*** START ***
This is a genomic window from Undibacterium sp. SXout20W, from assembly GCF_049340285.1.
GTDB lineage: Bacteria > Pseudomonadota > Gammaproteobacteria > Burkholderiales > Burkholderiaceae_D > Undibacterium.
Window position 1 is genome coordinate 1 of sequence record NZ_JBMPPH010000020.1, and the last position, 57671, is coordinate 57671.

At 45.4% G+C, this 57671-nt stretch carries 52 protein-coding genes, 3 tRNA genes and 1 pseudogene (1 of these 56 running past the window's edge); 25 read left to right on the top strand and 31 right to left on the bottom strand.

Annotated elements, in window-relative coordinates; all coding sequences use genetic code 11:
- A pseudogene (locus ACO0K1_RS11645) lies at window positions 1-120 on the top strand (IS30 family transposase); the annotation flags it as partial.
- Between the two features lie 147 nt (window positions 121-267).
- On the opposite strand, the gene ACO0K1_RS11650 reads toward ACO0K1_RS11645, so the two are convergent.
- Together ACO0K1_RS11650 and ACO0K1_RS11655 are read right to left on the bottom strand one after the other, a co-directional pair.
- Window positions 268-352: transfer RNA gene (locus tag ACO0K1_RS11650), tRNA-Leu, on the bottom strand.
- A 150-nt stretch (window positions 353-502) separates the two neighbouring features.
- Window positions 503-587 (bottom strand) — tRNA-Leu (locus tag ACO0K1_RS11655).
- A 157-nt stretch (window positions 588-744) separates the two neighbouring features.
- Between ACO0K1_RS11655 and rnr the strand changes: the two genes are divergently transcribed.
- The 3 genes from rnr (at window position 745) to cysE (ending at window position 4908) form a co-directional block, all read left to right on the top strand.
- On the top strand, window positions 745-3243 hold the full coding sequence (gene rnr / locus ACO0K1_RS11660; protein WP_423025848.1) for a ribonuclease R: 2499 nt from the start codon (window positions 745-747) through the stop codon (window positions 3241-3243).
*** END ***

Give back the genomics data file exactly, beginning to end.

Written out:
This is a genomic window from Undibacterium sp. SXout20W, from assembly GCF_049340285.1.
GTDB lineage: Bacteria > Pseudomonadota > Gammaproteobacteria > Burkholderiales > Burkholderiaceae_D > Undibacterium.
Window position 1 is genome coordinate 1 of sequence record NZ_JBMPPH010000020.1, and the last position, 57671, is coordinate 57671.

At 45.4% G+C, this 57671-nt stretch carries 52 protein-coding genes, 3 tRNA genes and 1 pseudogene (1 of these 56 running past the window's edge); 25 read left to right on the top strand and 31 right to left on the bottom strand.

Annotated elements, in window-relative coordinates; all coding sequences use genetic code 11:
- A pseudogene (locus ACO0K1_RS11645) lies at window positions 1-120 on the top strand (IS30 family transposase); the annotation flags it as partial.
- Between the two features lie 147 nt (window positions 121-267).
- On the opposite strand, the gene ACO0K1_RS11650 reads toward ACO0K1_RS11645, so the two are convergent.
- Together ACO0K1_RS11650 and ACO0K1_RS11655 are read right to left on the bottom strand one after the other, a co-directional pair.
- Window positions 268-352: transfer RNA gene (locus tag ACO0K1_RS11650), tRNA-Leu, on the bottom strand.
- A 150-nt stretch (window positions 353-502) separates the two neighbouring features.
- Window positions 503-587 (bottom strand) — tRNA-Leu (locus tag ACO0K1_RS11655).
- A 157-nt stretch (window positions 588-744) separates the two neighbouring features.
- Between ACO0K1_RS11655 and rnr the strand changes: the two genes are divergently transcribed.
- The 3 genes from rnr (at window position 745) to cysE (ending at window position 4908) form a co-directional block, all read left to right on the top strand.
- On the top strand, window positions 745-3243 hold the full coding sequence (gene rnr / locus ACO0K1_RS11660; protein WP_423025848.1) for a ribonuclease R: 2499 nt from the start codon (window positions 745-747) through the stop codon (window positions 3241-3243).